16 October 2009
26 August 2009
CNET editors' review
- CNET editors' rating: 3.0 stars Good
Detailed editors' rating
- Design : 8.0
Features : 8.0
Performance : 7.0
Battery life : 5.0
Service and support : 7.0
Overall score: 6.7 (3.0 stars)
- Reviewed by: Dan Ackerman
- Reviewed on: 08/24/2009
- Released on: 08/01/2009
Sony's first foray in to the world of Atom-powered laptops was the Vaio P-series Lifestyle PC, which sported a unique miniaturized design (about the same footprint as a standard business envelope), but was hampered by input issues (no touch pad), and the use of Windows Vista as its OS.
At the time of that product's release, Sony was adamant that despite the Atom processor and small size, it was most definitely not a Netbook. The new Vaio W, on the other hand, is very clearly a Netbook, with Windows XP, a 10-inch display, and a familiar Netbook form factor.
While the $499 price may cause some sticker shock, as the base components aren't too much different from what you'd find in a $299-$399 Netbook, Sony is hoping the inclusion of a 1,366x768 high-definition display is enough to push the Vaio W over the line into the elusive "premium Netbook" category--perhaps the holy grail of PC makers looking to escape the price-cutting wars at the lower end of the Netbook biz.
If the hi-res display is worth a $100 (or more) premium to you, than the Vaio W is one of the nicer overall Netbook packages out there, but the same basic combo of an Intel Atom N280 CPU, 1GB of RAM, 160GB hard drive, and Windows XP is definitely available for less. Dell's less snazzy-looking Mini 10 can also be outfitted with a similar hi-def display for around the same price, and offers more configuration flexibility.
|Price as reviewed||$499|
|Processor||1.6GHz Intel Atom N280|
|Memory||1GB, 533MHz DDR2|
|Hard drive||160GB 5,400rpm|
|Chipset||Mobile Intel 945GM Express|
|Graphics||Intel GMA 950 (integrated)|
|Operating System||Windows XP Home SP3|
|Dimensions (WD)||10.6 inches wide by 7.3 inches deep|
|Screen size (diagonal)||10.1 inches|
|System weight / Weight with AC adapter||2.5/3.0 pounds|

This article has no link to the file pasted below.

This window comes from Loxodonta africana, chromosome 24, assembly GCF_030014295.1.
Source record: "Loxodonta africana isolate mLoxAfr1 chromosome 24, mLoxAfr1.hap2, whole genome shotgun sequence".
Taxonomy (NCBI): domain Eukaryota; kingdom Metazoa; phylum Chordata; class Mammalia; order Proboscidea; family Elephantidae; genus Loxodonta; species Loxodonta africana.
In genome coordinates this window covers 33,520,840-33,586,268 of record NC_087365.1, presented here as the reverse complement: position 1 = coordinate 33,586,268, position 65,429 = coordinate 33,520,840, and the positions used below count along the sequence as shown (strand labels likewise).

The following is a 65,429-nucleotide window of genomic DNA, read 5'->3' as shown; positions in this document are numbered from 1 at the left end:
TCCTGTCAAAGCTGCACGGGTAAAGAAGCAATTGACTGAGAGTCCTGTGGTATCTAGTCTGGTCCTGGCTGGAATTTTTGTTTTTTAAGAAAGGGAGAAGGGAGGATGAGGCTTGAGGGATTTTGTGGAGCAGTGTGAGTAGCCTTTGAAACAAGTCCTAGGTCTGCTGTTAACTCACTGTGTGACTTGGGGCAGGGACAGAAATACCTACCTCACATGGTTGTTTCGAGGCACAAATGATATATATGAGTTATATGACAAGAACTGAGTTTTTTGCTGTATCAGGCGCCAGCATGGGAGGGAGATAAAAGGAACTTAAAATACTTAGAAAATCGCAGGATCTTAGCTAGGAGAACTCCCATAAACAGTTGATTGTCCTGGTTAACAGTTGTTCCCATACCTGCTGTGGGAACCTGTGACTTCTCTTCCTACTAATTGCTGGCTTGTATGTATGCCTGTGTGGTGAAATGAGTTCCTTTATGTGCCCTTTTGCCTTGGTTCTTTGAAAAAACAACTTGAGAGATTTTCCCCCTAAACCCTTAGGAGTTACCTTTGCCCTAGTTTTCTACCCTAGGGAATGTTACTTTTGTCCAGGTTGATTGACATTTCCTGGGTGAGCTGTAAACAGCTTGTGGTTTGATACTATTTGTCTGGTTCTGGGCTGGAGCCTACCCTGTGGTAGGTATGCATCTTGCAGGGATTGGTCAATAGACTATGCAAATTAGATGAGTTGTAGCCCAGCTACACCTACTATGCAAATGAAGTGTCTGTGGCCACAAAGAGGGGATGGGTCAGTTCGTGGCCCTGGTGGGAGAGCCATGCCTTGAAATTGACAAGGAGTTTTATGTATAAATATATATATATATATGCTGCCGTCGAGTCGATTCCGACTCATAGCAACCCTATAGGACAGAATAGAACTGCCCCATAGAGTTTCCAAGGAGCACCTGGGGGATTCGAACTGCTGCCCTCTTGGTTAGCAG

While not the thinnest or lightest 10-inch Netbook around, the Sony Vaio W offers a solid, well-constructed chassis that feels sturdier than some of the less expensive Netbooks we've seen. Our unit was decked out in an all-over pink color scheme, from a rich, darker pink on the lid, to a pale pink on the patterned keyboard tray, to a subtle pink crosshatch on the touch-pad surface. If pink's not your color, brown and white versions are available as well.
With the recent (and welcome) trend toward oversized keys on Netbooks--relatively speaking, of course--we were a little surprised by how diminutive the keyboard on the Vaio W felt. It looks and feels like a shrunk-down clone of the standard Vaio laptop keyboard, with flat-topped, widely spaced keys. But this leaves the individual keys smaller than we'd like, and the Function, Tab, and right shift keys are especially tiny.
Sony includes its custom Media Plus software for organizing and playing media files. It's a well-done app, but we're usually wary of investing the time to learn a proprietary software package that's only used on one brand of laptops.
The real star here is the 10.1-inch wide-screen LED display. It has a 1,366x768 native resolution, which is higher than the Netbook standard of 1,024x600. We've also seen this higher resolution on a couple of 11.6-inch Netbooks, such as the Asus Eee PC 1101HA.
While it's arguably a better fit on those 11-inch screens, it also works nearly as well on the smaller 10-inch display, and we didn't find text or icons too small to see. Of course, your mileage with HD video files with a Netbook's anemic video capabilities may vary; we were able to load up HD versions of TV show episodes on Hulu, but they stuttered in full-screen mode.
| ||Sony Vaio W||Average for category [Netbook]|
|Audio||headphone/microphone jacks||headphone/microphone jacks|
|Data||2 USB 2.0, SD card reader, Memory Stick reader||2 USB 2.0, SD card reader|